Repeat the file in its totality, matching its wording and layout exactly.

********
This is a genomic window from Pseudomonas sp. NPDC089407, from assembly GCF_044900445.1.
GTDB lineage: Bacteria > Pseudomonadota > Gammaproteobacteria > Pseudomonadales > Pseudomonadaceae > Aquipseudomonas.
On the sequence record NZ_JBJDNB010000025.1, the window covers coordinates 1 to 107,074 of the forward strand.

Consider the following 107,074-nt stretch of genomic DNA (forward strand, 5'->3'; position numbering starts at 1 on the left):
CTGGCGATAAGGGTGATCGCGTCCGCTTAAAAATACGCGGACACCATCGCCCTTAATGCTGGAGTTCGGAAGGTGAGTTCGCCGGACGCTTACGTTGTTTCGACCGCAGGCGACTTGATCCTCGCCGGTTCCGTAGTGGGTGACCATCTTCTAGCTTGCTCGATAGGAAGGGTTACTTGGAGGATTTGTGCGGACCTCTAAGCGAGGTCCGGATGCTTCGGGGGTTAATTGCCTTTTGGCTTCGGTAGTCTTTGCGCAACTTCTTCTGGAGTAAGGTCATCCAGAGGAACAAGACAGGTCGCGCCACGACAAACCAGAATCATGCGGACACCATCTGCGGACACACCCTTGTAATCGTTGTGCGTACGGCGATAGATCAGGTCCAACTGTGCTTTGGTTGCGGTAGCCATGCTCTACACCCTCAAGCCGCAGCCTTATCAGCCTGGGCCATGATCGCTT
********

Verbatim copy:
This is a genomic window from Pseudomonas sp. NPDC089407, from assembly GCF_044900445.1.
GTDB lineage: Bacteria > Pseudomonadota > Gammaproteobacteria > Pseudomonadales > Pseudomonadaceae > Aquipseudomonas.
On the sequence record NZ_JBJDNB010000025.1, the window covers coordinates 1 to 107,074 of the forward strand.

Consider the following 107,074-nt stretch of genomic DNA (forward strand, 5'->3'; position numbering starts at 1 on the left):
CTGGCGATAAGGGTGATCGCGTCCGCTTAAAAATACGCGGACACCATCGCCCTTAATGCTGGAGTTCGGAAGGTGAGTTCGCCGGACGCTTACGTTGTTTCGACCGCAGGCGACTTGATCCTCGCCGGTTCCGTAGTGGGTGACCATCTTCTAGCTTGCTCGATAGGAAGGGTTACTTGGAGGATTTGTGCGGACCTCTAAGCGAGGTCCGGATGCTTCGGGGGTTAATTGCCTTTTGGCTTCGGTAGTCTTTGCGCAACTTCTTCTGGAGTAAGGTCATCCAGAGGAACAAGACAGGTCGCGCCACGACAAACCAGAATCATGCGGACACCATCTGCGGACACACCCTTGTAATCGTTGTGCGTACGGCGATAGATCAGGTCCAACTGTGCTTTGGTTGCGGTAGCCATGCTCTACACCCTCAAGCCGCAGCCTTATCAGCCTGGGCCATGATCGCTT